This is all I have left from my yarning days which is not very much I must admit. I wrote once before, just a couple of weeks ago, about my knitting and crochering days which are also now long gone. My first grandchild will be arriving in September, but her grandmother Angloswiss will not be raiding the yarn shops for baby wool to knit. Today it is not so necessary, you can buy such wonderful baby stretch onesies in pretty colours with attached feet, so what in the point in knitting little bootees for the baby’s little feet, in a few weeks the feet will no longer be little and stretch is perfect.
However, not wanting to disappoint, I took a quick trip to the cellar where I keep things “that might come in useful”. I got that one from mum. I think her complete household was full of things that should come in useful. Nothing was thrown away, you never know. Every little glass bottle that once contained tablets was kept on one side. They never really came in useful, but who was I to destroy my mum’s visions. Yes she was the original re-cycler, but then it did not have a name.
And now to my bits and pieces that I found in this tin. It seemed to be full of empty cotton reels and spare elastic. I even found a cotton reel with a full supply of thread on it, waiting for the next button to be sewn on. If you are looking for buttons, they are in a different tin. I have many, in all shapes and sizes and colours as well as hooks and eyes. They might come in handy one day. In the days of office work, Mr. Swiss would wear uniform on days when visitors were in the office: generally a shirt and tie and all the trimmings. It was the done thing at the time. Since he has joined the happy hunting grounds of the retired, his collection of Dior, Boss and Armani ties are now left in his wardrobe, hanging on the rack on the door. I cannot remember when he last wore a tie. The modern trend for special occasions has the description “Dress: casual” so the tie curse has now been eliminated.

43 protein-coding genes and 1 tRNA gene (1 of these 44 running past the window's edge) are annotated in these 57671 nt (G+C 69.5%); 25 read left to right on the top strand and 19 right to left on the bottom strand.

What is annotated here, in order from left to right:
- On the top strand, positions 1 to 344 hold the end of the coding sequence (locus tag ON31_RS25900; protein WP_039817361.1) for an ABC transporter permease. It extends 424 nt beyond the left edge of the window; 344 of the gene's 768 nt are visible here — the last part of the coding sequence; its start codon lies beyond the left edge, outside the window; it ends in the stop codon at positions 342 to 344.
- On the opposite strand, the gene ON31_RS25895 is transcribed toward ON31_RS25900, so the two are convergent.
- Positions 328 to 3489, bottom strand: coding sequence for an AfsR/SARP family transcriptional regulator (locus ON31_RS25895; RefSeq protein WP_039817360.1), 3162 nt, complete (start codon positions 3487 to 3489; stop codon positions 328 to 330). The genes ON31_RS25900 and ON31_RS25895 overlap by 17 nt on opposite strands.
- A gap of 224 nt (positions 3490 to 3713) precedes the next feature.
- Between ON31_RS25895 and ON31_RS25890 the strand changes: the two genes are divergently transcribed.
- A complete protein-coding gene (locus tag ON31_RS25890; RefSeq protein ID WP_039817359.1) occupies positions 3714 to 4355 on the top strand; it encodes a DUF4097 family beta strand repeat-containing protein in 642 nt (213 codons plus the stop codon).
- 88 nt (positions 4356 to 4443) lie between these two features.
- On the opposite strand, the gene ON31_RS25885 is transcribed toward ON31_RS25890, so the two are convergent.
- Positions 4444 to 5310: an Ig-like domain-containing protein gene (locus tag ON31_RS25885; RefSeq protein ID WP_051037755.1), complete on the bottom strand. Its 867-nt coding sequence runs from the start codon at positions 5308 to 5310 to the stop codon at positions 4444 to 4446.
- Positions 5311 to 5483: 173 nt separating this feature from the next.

But back to the buttons. At his time of wearing shirts, the buttons would usually leave the shirt after only wearing it a couple times. They were sewn on by machine, and just a simple pull on a thread would totally separate the button from the shirt. If you were lucky you found the missing button, otherwise it was always useful to have a few spare buttons. I was not very good at sewing on buttons, but Mr. Swiss quickly realised it was a an advantage to learn how to do it as he did not have to wait until I did it. As the shirt problem no longer exists, a supply of extra buttons is also no longer necessary and so the tins of yard/thread and buttons now lead a solitary life in the cellar. I only found them today for the photo above.
Of course there are women (even men it seems) that still like to knit a pullover or sew their own clothes. I used to belong to this tribe, but now prefer a computer and buy what I need in a store. One of my rebellious acts against becoming a golden oldie.